It’s time to celebrate all things anime during Anime Month, February 1 – 28! “Anime” is the Japanese word for animation, used by Western fans to refer to animation produced in Japan, which became popular among U.S. audiences starting in the late 20th century. The sophisticated artwork of Japanese anime contrasts with the more cartoonish or Disneyesque style of American animation.
In general, Japanese anime is characterized by vivid color and luxurious detail in every scene, making it feel like you’re watching a painting or a photograph come to life. Anime typically tells serious stories with depth and underlying meaning (i.e. death, spirituality, redemption), often with fantastical / supernatural themes and bittersweet endings.
There is much you can learn about Japan’s history and culture through anime. For that same reason, it’s best to watch the subtitled version if you can, to immerse yourself in the flavor of the original script as written in the Japanese language.
Anime is not for children, but for thinking teens and adults ready to graduate from South Park and The Simpsons to explore deeper and darker waters. If you are new to anime, the best introduction to the genre may be watching an anime movie before getting involved with a long series. Whether you like history, romance, slice-of-life or sci-fi, anime films offer something for everyone. Here are our recommendations:
Barefoot Gen (1983, PG-13, 83 min) – The impact that the atomic bomb had on the cities of Hiroshima and Nagasaki was devastating. Often, however, we forget the people living nearby who survived the initial blasts. Barefoot Gen takes a sobering look at the aftermath of these events from the perspective of a young boy. Though the animation style is playful and even cute, the dramatic subject matter is far more serious than you might expect. It’s a disturbing story about the effect of the atomic bomb on a boy’s life and the Japanese people as a whole.
Grave of the Fireflies (1988, PG, 89 min) – Another example of the more human side of anime, Grave of the Fireflies comes to us from Studio Ghibli – arguably the best production studio in the Japanese animation industry. While they’re primarily known for creating fantasy epics, Grave of the Fireflies is probably the studio’s most moving film for its subject matter. It tells the story of a young boy and his little sister as the pair tries to survive in the midst of World War II. Lacking much of the magical elements present in many of Ghibli’s movies, this drama is no less packed with beauty and feeling. However, the story is very sad so have tissues ready.
Akira (1988, R, 124 min) – A secret military project endangers Neo-Tokyo when it turns a biker gang member into a rampaging psychic psychopath that only two teenagers and a group of psychics can stop. The animation in this cyberpunk sci-fi flick will blow you away, but be forewarned that the anime is rated R for graphic violence and brief nudity. Still, it deserves to be on this list because Akira may very well be the most influential anime movie of all time. Both for its art style and animation, the film is heralded as a masterpiece of cinema – and rightfully so, as over 30 years after its initial release, it is still an impressive film to behold. Akira is even taught in film history courses around the world.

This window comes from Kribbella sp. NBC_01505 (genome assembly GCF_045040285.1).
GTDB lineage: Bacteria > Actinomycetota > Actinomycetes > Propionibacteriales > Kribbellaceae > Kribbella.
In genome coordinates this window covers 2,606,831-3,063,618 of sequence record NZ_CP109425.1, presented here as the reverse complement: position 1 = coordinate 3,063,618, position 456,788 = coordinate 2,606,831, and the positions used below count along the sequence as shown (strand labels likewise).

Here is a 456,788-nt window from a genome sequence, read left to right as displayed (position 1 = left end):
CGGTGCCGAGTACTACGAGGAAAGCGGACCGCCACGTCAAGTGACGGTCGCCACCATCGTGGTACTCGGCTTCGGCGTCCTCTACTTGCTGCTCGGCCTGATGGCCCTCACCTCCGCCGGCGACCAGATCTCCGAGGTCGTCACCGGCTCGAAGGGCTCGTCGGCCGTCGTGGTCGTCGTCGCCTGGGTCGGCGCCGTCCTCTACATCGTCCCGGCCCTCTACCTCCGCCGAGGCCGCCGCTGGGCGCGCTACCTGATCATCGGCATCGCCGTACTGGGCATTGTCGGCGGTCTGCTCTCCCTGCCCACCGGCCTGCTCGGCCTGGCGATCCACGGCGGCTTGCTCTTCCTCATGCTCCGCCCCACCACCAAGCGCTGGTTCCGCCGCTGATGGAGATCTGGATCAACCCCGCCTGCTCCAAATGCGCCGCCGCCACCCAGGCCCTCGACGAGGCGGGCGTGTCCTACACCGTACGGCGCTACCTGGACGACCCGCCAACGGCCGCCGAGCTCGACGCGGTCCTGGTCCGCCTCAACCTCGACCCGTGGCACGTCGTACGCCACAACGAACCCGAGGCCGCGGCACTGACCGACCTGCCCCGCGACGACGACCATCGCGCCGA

Ghost in the Shell (1995, R, 83 min) – In the year 2029 (just ten years from now!), technology has advanced so far that cyborgs are common and human brains can connect to the internet directly. A cyborg policewoman and her partner must hunt a mysterious and powerful hacker called the Puppet Master before he invades victim’s brains. Another cyberpunk sci-fi flick, Ghost in the Shell was a defining film for its imaginative imagery and groundbreaking story. As one of the earliest anime films to cross the Pacific to non-anime fans, it largely influenced The Matrix and even inspired James Cameron’s Avatar. It’s rated R for nudity because the anatomically-correct female cyborg is often shown without clothes. Also, an early scene features a man getting shot in the head so there’s some graphic violence to start with, but other than that it’s mostly just cyborgs getting their arms ripped off.
Cowboy Bebop: The Movie (2001, R, 115 min) – It’s Halloween 2071. A terrorist explosion releases a virus that is killing the citizens of a Martian city, and a team of intergalactic bounty hunters arrive to catch the cold-blooded culprit in this action-packed sci-fi tale. Cowboy Bebop was a groundbreaking anime series that aired on TV in the late 1990s, and it’s still considered one of the best of all time. The movie that came out in 2001 is worth watching to get a little taste of what Cowboy Bebop is all about, even if you’re not familiar with the characters. The stand-alone film boasts the same colorful, slick animation as the television show, and has many of the same themes sprinkled throughout. But it’s rated R for violence, an attempted rape scene, and skimpy outfits revealing cleavage.
The Girl Who Leapt Through Time (2006, PG, 100 min) – Sci-fi isn’t all about intergalactic bounty hunters, cyborg samarai, and space aliens. The Girl Who Leapt Through Time is a more gentle form of sci-fi. Makoto Kanno, a high school girl, is granted the ability to travel through time. She doesn’t use it for malicious purposes, just little things like avoiding embarrassing situations, hanging out with friends longer, and things of that sort. What’s the harm in that, right? If you’d like an introduction to sci-fi anime, but you’re not sure you’re ready to jump into the deep end with something like Akira, this is definitely a good place to start.